Iraq: Iranian Radicals Enraged and Surrounded


May 19,2008: Eight weeks of fighting have caused the Mahdi Army over 4,000 casualties (dead, wounded, captured, deserted). For an outfit estimated to have a peak strength of 6,000, that's some pretty serious losses. The Mahdi Army can quickly recruit new gunmen. Nearly every family has at least one firearm. But the new recruits are green, and die easily in combat, if they don't run and hide when the shooting starts. So the Mahdi Army has a manpower shortage. More resilient are the pro-Iran factions, which are sometimes led by Iranian Special Forces (Quds Force) operatives. There are several of these running around (and pursued by Iraqi troops and American Special Forces).

The government has offered an amnesty deal to Mahdi Army members, including cash payments and help finding a job. Unemployment is still a problem in areas dominated by al Qaeda or Shia militias. Economic development is stunted in these areas, as the terrorists and pro-Iranian activists want to keep the population poor and angry at the government. Overall, the economy has been growing steadily since 2003, because most of the country has been free of the violence that grabs most media attention.

In the north, Turkish warplanes and artillery continued attacking PKK targets across the border in Iraq. This has been going on for at least two days, and appears to have hurt the PKK, which has not been as active in eastern Turkey as they were last year. In the last month, these air and artillery raids are believed to have killed or wounded several hundred PKK members, and caused even more to move. This disrupted organizing attacks in eastern Turkey. The Turks have also been sending teams of commandos into Iraq, to take prisoners and capture documents and other useful stuff.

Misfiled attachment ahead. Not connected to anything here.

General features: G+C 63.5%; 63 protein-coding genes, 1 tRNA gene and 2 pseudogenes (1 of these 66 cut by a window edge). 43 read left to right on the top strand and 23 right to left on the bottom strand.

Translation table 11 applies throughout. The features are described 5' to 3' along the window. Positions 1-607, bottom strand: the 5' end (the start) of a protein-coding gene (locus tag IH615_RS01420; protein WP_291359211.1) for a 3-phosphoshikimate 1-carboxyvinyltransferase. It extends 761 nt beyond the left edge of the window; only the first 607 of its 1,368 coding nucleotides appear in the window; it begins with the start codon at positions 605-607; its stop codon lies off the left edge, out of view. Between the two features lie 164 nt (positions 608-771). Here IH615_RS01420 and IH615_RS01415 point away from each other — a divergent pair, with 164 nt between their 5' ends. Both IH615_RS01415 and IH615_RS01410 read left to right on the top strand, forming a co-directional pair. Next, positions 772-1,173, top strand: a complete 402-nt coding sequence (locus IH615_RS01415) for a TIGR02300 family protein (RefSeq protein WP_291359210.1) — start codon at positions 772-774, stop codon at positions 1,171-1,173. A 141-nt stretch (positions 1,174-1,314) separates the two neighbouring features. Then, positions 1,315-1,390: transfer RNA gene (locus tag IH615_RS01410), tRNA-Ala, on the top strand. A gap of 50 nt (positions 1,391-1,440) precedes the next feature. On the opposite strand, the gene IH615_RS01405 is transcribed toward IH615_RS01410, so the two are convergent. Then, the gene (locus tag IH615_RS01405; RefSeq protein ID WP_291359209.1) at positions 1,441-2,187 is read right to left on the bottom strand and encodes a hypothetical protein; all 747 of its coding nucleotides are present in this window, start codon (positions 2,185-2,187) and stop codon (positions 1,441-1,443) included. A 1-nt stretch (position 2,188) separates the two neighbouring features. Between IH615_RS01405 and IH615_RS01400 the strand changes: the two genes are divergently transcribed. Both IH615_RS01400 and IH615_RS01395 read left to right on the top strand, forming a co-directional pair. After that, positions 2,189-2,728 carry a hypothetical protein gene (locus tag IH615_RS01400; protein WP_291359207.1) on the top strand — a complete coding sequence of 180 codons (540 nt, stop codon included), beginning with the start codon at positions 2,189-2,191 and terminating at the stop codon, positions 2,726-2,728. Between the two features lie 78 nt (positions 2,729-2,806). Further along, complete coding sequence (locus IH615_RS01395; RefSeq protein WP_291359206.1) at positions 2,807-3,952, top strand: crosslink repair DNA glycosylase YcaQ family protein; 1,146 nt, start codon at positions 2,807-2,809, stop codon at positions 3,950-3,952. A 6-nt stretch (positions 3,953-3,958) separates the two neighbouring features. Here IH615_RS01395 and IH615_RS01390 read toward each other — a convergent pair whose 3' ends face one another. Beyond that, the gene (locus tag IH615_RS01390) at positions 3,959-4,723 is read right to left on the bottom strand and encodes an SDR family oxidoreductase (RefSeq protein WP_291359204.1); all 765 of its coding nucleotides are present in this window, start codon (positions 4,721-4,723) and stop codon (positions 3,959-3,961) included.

May 18, 2008: Up north, al Qaeda is making a last stand in Mosul. This city has thousands of armed Sunni Arabs with no place to go. The Kurdish population up there hates the Sunni Arabs, and wants to drive them south. Mosul is the last major city with a chain of safe houses reaching back to Syria (still a source of recruits, cash and weapons.) Iraqi and American troops have begun another offensive to clean out al Qaeda, and the terrorists can't stop it. The al Qaeda men have nowhere to run, so they either stand and die, surrender, or desert. There is a higher concentration of key al Qaeda operatives in Mosul, and this can be seen by the higher proportion of those captured (about half) being leaders or technical experts already known (to the U.S. or Iraqi forces) by name and function. The loss of so many of these key people in the last year is why terrorist attacks are down by more than half, and those still occurring are less sophisticated and deadly.

Those who leave al Qaeda know they can make a living by joining a criminal gang. This is only a temporary solution, as U.S. forces have lots of information on the gangs, and will go after them big-time once al Qaeda has been reduced to remnants. The gangs are more hated than al Qaeda, because the criminals are in your face every day, in so many ways (kidnapping, extortion, rape and theft.)

May 15, 2008: A ceasefire with the Mahdi Army took effect, but some fighting continued with factions that, well, take orders from Iran. The Iranian factions are moving into western Baghdad, trying to draw troops away from eastern Baghdad, where the Mahdi Army is about to lose control of the last neighborhoods it occupies. Without these bases and safe houses, the Mahdi Army and Iranian backed factions will be much less effective. In effect, they will be armed fugitives, with many more cell-phone equipped Iraqis ready to call in where they are and what they are doing.

Muqtada al Sadr, the charismatic cleric who heads the Mahdi Army, is being urged to get out of the warlord business and stick to politics. Al Sadr runs a political coalition that controls ten percent of parliament. But Sadr, who is hiding out in Iran at the moment, has to worry about radical faction in Iran. These groups want more anti-American and anti-Sunni violence in Iraq. The Iranian radicals are a minority in Iran, but the majority there fears them. The Iranian radicals are quick to use violence, and most Iranians do not want to risk starting a civil war.




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